In the early 1950s, a number of Inuit men, women, and children were loaded on ships and sent to live in the cold and barren lands of the Canadian High Arctic. Spurred by government agents' promises of plentiful game, virgin land, and a lifestyle untainted by Western Influences, these "voluntary migrants," who soon numbered nearly ninety, found instead isolation, hunting limited by game preserve regulations, three months of total darkness each winter, and a government suddenly deaf to their pleas to return home. The question, still unresolved forty years later, is whether these "experiments" were a well-intentioned governmental attempt to protect the Inuit way of life or a ploy to lure innocent people to exile, hunger, and deprivation in order to solidify Canada's Cold War sovereignty in the far North. Alan Rudolph Marcus outlines the motives behind the relocation, case histories of two settlements, and the aftermath of the migration. Relocating Eden provides a timely and provocative inquiry into issues of continuing importance to Canada and all native peoples.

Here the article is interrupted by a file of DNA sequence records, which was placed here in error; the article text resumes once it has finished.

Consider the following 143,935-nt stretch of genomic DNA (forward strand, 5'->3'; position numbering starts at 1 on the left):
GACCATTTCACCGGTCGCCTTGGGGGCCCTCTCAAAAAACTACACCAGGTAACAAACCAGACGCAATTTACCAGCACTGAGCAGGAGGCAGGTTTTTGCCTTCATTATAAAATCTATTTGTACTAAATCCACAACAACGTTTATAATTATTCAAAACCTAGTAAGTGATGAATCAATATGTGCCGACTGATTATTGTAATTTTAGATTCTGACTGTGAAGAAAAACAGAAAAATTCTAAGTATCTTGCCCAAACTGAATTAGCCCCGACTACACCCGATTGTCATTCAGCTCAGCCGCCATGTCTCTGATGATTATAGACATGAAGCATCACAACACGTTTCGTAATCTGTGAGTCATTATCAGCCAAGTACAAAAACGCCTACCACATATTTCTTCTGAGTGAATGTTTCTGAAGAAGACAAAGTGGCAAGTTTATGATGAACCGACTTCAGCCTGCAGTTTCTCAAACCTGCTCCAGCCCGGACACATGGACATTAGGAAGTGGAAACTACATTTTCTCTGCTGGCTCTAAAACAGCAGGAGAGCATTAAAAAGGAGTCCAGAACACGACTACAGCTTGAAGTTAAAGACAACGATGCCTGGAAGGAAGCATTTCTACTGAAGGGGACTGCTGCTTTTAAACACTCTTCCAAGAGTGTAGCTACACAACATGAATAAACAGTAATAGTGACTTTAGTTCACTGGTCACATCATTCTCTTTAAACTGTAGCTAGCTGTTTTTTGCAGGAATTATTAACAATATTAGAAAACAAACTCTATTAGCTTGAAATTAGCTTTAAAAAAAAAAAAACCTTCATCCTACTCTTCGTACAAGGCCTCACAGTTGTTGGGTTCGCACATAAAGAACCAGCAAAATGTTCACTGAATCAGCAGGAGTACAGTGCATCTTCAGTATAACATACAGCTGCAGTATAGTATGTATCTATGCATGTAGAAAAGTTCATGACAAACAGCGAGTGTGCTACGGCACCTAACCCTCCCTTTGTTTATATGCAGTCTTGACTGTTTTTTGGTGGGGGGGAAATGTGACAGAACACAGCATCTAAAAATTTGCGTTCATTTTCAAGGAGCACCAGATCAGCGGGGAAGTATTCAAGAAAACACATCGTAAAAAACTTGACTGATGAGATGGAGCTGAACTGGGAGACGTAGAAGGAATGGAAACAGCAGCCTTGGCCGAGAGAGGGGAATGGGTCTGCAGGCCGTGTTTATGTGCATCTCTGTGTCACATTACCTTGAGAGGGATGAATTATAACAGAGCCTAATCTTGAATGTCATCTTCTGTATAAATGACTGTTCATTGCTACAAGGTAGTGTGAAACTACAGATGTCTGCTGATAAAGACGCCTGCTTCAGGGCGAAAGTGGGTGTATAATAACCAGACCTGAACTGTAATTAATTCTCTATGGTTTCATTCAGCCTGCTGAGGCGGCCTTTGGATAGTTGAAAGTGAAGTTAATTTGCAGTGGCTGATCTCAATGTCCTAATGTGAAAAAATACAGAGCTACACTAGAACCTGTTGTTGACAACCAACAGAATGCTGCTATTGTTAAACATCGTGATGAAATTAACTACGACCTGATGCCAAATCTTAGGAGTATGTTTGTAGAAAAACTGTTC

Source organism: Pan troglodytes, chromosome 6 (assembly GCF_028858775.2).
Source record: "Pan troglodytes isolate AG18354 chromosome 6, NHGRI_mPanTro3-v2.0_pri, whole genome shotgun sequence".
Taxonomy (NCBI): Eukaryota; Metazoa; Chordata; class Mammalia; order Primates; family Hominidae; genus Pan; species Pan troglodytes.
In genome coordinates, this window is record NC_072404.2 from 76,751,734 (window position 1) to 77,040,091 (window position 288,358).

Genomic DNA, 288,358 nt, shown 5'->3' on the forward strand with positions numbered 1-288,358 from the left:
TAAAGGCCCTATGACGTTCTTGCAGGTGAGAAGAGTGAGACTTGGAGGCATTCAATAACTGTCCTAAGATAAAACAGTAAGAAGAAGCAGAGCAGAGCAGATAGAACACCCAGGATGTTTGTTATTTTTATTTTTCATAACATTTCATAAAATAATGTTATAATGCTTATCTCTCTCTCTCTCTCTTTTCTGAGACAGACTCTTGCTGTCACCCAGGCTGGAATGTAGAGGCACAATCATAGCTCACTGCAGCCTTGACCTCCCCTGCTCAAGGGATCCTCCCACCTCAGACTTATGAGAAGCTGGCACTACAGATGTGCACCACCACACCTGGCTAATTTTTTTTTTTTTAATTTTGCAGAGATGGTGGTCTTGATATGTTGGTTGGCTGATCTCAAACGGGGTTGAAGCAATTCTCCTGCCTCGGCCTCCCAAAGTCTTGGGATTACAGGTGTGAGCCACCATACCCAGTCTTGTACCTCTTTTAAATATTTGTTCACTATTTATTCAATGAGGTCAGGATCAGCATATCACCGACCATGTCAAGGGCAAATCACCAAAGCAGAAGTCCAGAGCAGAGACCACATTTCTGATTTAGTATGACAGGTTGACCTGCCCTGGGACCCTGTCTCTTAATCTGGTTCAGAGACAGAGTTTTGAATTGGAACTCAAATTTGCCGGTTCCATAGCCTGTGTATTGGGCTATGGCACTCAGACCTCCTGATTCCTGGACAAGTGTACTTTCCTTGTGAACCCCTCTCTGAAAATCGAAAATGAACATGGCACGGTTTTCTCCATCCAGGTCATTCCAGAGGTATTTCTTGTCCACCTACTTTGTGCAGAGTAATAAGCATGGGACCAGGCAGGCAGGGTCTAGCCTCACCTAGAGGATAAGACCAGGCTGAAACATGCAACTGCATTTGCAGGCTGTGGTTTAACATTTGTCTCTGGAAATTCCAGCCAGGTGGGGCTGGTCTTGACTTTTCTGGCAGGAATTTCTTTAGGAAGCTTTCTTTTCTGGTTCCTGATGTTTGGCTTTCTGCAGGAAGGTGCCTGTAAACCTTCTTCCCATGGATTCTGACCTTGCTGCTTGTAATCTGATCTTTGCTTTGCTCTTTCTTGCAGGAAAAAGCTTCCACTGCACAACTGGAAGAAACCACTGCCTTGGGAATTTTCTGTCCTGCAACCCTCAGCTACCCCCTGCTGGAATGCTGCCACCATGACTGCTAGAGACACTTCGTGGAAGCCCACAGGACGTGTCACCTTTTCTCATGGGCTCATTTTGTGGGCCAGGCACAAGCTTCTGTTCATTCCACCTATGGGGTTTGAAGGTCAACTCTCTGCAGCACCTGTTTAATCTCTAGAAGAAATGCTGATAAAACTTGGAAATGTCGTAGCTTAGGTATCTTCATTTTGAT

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Addresses lingering questions about government resettlement of Native Canadians and its impact on their lives.

Produktdetaljer

ISBN
9780874516593
Publisert
1995
Utgiver
Vendor
Dartmouth College Press
Vekt
462 gr
Høyde
225 mm
Bredde
151 mm
Tykkelse
18 mm
Aldersnivå
05, 01, UU, G
Språk
Product language
Engelsk
Format
Product format
Heftet
Antall sider
290